It is also worth pointing out that the 1979 Prayer Book itself included provision for the use of previously authorized rites for weddings and for funerals by providing “An Order for Marriage” and “An Order for Burial.” The rubrics that begin the marriage Order are as follows: “If it is desired to celebrate a marriage otherwise than as provided on page 423 of this Book, this Order is used” (1979 BCP, p. 435). The Burial rubric is similar: “When, for pastoral considerations, neither of the burial rites in this Book is deemed appropriate, the following form is used” (1979 BCP, p. 506). Marion Hatchett, in his semi-official commentary on the 1979 book, explains (when discussing the Burial Order, “This order, new to the 1979 Prayer Book, allows the use of the rite of another edition of the Book of Common Prayer or a rite from another source” (Commentary on the American Prayer Book, p. 500). There is even “An Order for Celebrating the Holy Eucharist,” which is “is not intended for use at the principal Sunday or weekly celebration of the Holy Eucharist.” Hatchett (a member of the committee that produced the 1979 BCP and long-time professor of liturgy at Sewanee, The University of the South) explains that the purpose of “An Order for Celebrating the Holy Eucharist” was to allow “the freedom, within certain limitations, to use some of the great historical liturgies of the church, to celebrate according to different traditions, to use texts from previous editions of the Book of Common Prayer or the Prayer Books from other provinces of Anglicanism” (Commentary, p. 411).
For the sake of full disclosure, I should also note that, in a display of decidedly juvenile and absurd logic, the General Convention passed a resolution in 2015 (D050), which states “that while the BCP states that the rite ‘is not intended for use at the principal Sunday or weekly celebration of the Holy Eucharist,’ the BCP does not forbid its use in such contexts,” it gives permission to “the bishop exercising ecclesiastical authority [to] authorize a congregation to use “An Order for Celebrating the Holy Eucharist” (BCP pp. 400-405) at a principal Sunday or weekly celebration of the Holy Eucharist, if the Eucharistic Prayer is written and submitted in advance of its use to the Bishop.” According to this logic, the number of ridiculous things seemingly not forbidden, and thus permitted, boggles the mind, and so I prefer not to think about it.
Over the past week or so, I had the occasion to visit two places that are making use of the provisions provided in each church (I’ll not name either place so as to not drawn unnecessary attention to either, as that is not my purpose here). My intention in my travel was not to visit that places because they each use an older form of the liturgy. This confluence is, I supposed, a happy accident! In fact, this didn’t occur to me until I was in an airport traveling home when I read Fr. Anthony Ruff’s brief note about Traditionis Custodes on Pray-Tell and his link to the much more length report on the year anniversary of the Motu Proprio at The Pillar. The first was a parish that makes use of the 1928 American Prayer Book in clear conformity to the rules laid out above. In fact, while I was there, the diocesan bishop was present to preach and the former bishop assisted in the liturgy, giving a clear expression that what was occurring in this place was not something happening under cover of night or clandestine in any. This parish is, in fact, the largest in that diocese, probably the most thriving, with lots of families and children. As the harmonious presence of the two bishops indicated, the parish was not a hotbed of dissension or ill-will. This parish uses the 1928 Prayer Book for weekday liturgies, and for one of the Sunday liturgies, while the 1979 Prayer Book is always used at another of the principal Sunday Masses. Both books are easily available in church pews.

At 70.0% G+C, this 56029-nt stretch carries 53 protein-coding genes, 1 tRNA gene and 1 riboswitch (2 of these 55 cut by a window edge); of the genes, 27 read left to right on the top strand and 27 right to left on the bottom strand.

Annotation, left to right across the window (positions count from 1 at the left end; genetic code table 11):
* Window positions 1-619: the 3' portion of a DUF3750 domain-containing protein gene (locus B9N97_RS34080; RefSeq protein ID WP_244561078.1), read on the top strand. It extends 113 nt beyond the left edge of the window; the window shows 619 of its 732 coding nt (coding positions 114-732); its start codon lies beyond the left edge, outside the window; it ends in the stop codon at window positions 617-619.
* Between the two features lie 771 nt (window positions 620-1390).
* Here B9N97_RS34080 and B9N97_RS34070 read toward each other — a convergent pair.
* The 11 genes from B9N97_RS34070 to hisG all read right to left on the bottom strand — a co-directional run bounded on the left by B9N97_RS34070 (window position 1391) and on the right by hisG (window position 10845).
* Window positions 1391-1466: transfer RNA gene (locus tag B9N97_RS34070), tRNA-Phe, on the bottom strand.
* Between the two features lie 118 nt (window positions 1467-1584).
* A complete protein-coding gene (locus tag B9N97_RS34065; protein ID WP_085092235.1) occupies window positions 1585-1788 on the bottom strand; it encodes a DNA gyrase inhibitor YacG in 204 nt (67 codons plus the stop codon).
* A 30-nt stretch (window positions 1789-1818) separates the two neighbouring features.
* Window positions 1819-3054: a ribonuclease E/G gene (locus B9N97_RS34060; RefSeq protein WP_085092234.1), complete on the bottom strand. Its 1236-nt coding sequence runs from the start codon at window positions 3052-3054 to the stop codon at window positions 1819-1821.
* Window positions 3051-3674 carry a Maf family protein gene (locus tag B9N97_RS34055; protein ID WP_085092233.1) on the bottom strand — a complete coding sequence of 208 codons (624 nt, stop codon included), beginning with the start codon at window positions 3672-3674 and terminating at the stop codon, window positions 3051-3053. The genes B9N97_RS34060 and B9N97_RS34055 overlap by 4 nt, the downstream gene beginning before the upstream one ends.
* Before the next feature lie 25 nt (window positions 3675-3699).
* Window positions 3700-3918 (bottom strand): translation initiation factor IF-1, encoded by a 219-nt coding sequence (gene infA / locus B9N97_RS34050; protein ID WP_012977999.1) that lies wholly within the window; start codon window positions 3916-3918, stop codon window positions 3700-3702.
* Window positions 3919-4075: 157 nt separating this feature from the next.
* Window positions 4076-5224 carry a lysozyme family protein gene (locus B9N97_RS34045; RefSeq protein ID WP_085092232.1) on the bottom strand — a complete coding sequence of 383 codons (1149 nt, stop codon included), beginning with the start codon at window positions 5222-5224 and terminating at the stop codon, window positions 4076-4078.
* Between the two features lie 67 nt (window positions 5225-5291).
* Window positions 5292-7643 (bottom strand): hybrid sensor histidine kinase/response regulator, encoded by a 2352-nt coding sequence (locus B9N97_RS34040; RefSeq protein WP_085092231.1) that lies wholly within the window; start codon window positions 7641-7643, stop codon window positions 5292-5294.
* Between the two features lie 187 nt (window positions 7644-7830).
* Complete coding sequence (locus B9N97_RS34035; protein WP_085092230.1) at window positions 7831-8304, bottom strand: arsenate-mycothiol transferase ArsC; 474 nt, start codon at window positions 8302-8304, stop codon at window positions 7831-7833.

The other example was a religious community that used the 1962 Roman Missal and the Latin offices according to the rite of their religious order. They too operate with the cooperation of the diocesan bishop within which the monastery is located and he often administers ordination to the monks. What was most interesting to me as a liturgy professor as I prayed along at Mass was a number of noteworthy ceremonial and textual alterations to the 1962 Missal that nod to those in the Missal of Paul VI: the prayers at the foot of the altar were not said; the opening rites through the collect of the day were said from the presider’s chair; and the last Gospel was not read. There were probably other concessions as well that I did not notice, since I didn’t have a copy of the current missal in my hand (and I was, admittedly, trying to pray!). This I interpreted as an expression of flexibility and as a way of indicating that this community’s use of the older Missal was not a claim that the current Missal is deficient or even that development is wrong. In fact, while I was there, the Holy Father’s sermon for this year’s celebration of the Exultation of the Holy Cross was read during lunch, with no snickers or eye rolls or sighs of disgust, that sort of thing that I have heard can be observed in some Latin Mass communities when Pope Francis in mentioned (but I now speak outside the circle of my knowledge and expertise).
Both experiences gave me a sense of hope. Hope that true and deep unity can be found in communities such as these and that such communities can truly foster a deep sense of unity with the wider ecclesial communities to which they belong and in which they are bound together as one in Christ. Both our churches could use a little dose of hope, especially in the midst of our bitter liturgical battles.